A full complement of Martin Audio MLA from Technotrix, Inc. was used to create different coverage zones in the audience based on concert scheduling at Riot Fest in Chicago’s Douglas Park.
Chicago, IL––Featuring a wide variety of artists and musical styles, another successful Riot Fest was held in Douglas Park with Technotrix supplying a complement of Martin Audio MLA and more for the two main stages.
As Technotrix Audio Department Manager Brent Bernhardt details: “We did Stage 1 and Stage 2 with 11 Martin Audio MLA and one MLD per side flown on side by side Stageline SAM-550 stages that fired alternatively with virtually identical systems. For subs, we had seven equally spaced stacks of three MLX in front of the stage with the middle sub turned around on each stack for cardioid, and we also had four W8LC’s as front fill on top of the sub stacks. Stage 1 had a stage left off hang with eight flown MLA Compacts for a VIP section.
“For monitoring, there were also 12 of the new XE500 monitors on eight mixes of iK42 and they sounded fantastic. The monitor engineers who worked with us thought they were quite possibly some of the best wedges they’d ever worked with, mostly noting their incredible stability right out of the gate. A Martin Audio SX218 was deployed as the drum fill sub with an XE500 on top—the only wedge that I feel is powerful enough to be used this way and not be a compromise––and side fills were two WS218X’s a side with two W8C’s on top. We also did Stage 5 on a Stageline SL-350 with eight W8LC a side, 16 WSX subs, and an XD12 for front-fill.”
According to Brent, “the bands were definitely all over the map so the PA deployment and the way we tuned the rigs was definitely more open-ended as opposed to just hard-core bands. We had everything from Run the Jewels to Elvis Costello, Jerry Lee Lewis, Father John Misty, Weezer, Interpol and Suicidal Tendencies, so it ran the gamut.”
In terms of coverage at Riot Fest, the usual challenge for Technotrix is two hospitals literally on the corners where the main stages are positioned, necessitating zero impact on both and the surrounding neighborhood. After three years of doing the main stages, “we’ve had absolutely no noise complaints because of MLA’s Hard Avoid® feature and the cardioid sub deployment. The control we have with MLA lets us put the sound where we need it to be and it does a fantastic job eliminating excess noise off site. That, plus we were getting usable coverage out to about 400-450 ft. with just 12 MLA a side.”
In addition, MLA’s pinpoint control allowed the Technotrix crew to create three separate coverage zones throughout the day. For the younger bands earlier in the day, they started with coverage that stopped about 50 ft. beyond Front of House to draw the crowds in and fill up in front of the stage. Later on, they could create a medium throw that extended the coverage another 100 ft. and eventually go full out to 450 ft. with the headliners.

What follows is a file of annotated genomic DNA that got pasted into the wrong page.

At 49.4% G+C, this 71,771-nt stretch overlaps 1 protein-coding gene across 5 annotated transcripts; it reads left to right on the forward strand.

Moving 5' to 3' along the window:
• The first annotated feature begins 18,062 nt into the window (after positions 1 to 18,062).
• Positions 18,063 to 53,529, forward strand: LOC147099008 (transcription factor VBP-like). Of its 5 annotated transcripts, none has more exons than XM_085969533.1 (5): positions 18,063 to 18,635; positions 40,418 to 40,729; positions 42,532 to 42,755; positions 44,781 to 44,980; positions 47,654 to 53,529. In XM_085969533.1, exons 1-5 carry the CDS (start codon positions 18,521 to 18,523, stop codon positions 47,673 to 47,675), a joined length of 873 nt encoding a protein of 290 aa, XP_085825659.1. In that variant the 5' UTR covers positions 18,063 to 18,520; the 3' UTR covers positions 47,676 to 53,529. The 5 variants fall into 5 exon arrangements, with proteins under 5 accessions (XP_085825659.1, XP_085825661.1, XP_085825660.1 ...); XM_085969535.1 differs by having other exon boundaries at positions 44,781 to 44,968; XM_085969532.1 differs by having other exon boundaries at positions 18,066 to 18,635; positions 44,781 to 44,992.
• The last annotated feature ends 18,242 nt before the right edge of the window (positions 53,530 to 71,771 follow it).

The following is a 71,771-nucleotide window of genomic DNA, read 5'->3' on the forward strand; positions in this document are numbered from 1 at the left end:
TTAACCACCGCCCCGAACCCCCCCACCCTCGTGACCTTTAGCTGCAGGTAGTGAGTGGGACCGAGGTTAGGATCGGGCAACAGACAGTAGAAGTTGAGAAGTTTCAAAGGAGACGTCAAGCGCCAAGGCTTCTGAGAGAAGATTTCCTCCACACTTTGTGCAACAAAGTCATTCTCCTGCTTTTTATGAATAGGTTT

The two main stages fired into the back of Stages 3 and 4 which were run by another company with a different PA, so the goal was to have long coverage without overwhelming those stages. As Brent adds, “there are usages for MLA’s SPL control everywhere you can think of in terms of coverage boundaries.
“With the other systems before MLA, they used to do this just by turning off the top half of the arrays and then gradually open up various circuits, Brent explains. “With MLA, I can make optimizations based on the distance and the software automatically makes those adjustments for me. And the advantage is when you have a 12 box arrays, all those boxes work together to deliver a coherent tonality. If you just turn off half of those boxes, you lose coupling and the sound really changes.
“Our tonality sounded the same no matter what distance throw we were doing, it was absolutely seamless. The guest engineers loved mixing on MLA. They thought the system sounded great and couldn’t hear any discernible difference when we switched to the different throws, which was mind blowing for them. That was huge!”
As Festival Manager Grant Simmon concludes: “Martin Audio MLA continually outperforms other PA types. The phase coherency in the wind is reason enough but when you add in the ability to open up audio to sections of the House based on a schedule, it makes MLA the ideal choice for a music festival.”
Photography: Please credit ©Christopher Andrew
For more about Martin Audio, please click to www.martin-audio.com.
Technotrix Creates Multiple Zones with Martin Audio MLA at Riot Fest
Source: Guitar Aficionado